With the first Test between Australia and India set to commence on Dec 6, marking the beginning of the 2018-19 Border-Gavaskar Trophy; both sides have been talking a lot about the on-field banter and Virat Kohli addressed the same issue during a chat with reporters.
The India and Australia rivalry have been never short of spice and on-field chitchat, with the Steve Smith ‘brain fade’ moment and Maxwell mocking Kohli’s shoulder surgery during the 2017 series.
However, the Australians have been pegged back ever since the ball tampering incident in South Africa and the Longstaff review of the Australian cricketing culture.
The Australian team is looking at the India series as a chance to re-connect with the public, on and off the field.
India, on the other hand, is in the last leg of the defining overseas tours and are under pressure to register their first-ever Test series victory down under after losing series in South Africa and England.
Kohli has been part of some banter with the Australian players during his tours down under in 2011-12 and 2014-15, recently told the reporters, "I don't see stuff happening in the past where both teams have crossed the line but still it's a competitive sport at the end of the day and international cricket. We don't expect guys to come in, bowl and walk back.”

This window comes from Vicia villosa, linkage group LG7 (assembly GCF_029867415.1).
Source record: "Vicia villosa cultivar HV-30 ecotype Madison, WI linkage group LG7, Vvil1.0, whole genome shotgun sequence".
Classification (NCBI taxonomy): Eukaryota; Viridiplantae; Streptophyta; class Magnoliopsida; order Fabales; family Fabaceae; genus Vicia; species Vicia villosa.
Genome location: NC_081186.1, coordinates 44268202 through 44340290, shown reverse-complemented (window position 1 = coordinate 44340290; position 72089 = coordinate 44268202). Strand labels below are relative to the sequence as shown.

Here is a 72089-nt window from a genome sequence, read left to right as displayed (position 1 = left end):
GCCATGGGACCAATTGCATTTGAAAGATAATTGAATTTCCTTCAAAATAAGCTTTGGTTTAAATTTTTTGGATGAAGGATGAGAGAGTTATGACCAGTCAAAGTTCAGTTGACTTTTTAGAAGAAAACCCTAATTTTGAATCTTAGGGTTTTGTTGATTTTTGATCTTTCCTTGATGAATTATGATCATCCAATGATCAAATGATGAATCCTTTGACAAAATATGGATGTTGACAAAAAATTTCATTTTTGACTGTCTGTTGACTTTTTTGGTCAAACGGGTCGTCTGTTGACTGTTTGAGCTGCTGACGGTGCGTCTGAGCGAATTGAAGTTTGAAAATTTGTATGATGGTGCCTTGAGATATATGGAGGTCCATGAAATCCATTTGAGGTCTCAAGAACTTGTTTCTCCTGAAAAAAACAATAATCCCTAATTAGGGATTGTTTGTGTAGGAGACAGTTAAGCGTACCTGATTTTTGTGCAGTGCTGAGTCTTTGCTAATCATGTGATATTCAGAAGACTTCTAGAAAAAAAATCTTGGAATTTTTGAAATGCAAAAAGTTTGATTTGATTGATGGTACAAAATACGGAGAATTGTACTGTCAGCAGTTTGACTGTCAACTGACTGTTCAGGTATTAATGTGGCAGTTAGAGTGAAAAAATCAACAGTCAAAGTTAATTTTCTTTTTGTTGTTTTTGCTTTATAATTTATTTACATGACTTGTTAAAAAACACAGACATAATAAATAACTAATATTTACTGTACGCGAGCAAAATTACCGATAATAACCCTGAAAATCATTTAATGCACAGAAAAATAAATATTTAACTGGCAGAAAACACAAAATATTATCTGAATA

He added, "There are going to be times when you have to put the batsmen under pressure, not necessarily crossing the line but just get into their heads, which you expect from any side in the world, not just Australia. So I think it is going to be there but it's not going to be at the level it happened in the past, where both teams have lost control. But the competitiveness will be there because you eventually want to get guys out."
"If the situation is going your way and you understand that you're up against an important guy in the opposition, you will go hard at that person, be it in your body language or just putting in a word or two. But I don't see anything radical happening because the skill set is high and we would not necessarily need to get into anything but during times when situations are difficult, you find ways to upset the batsman's rhythm. I think a bit of banter there is not harmful," Kohli signed off.
(inputs from indiatoday.in)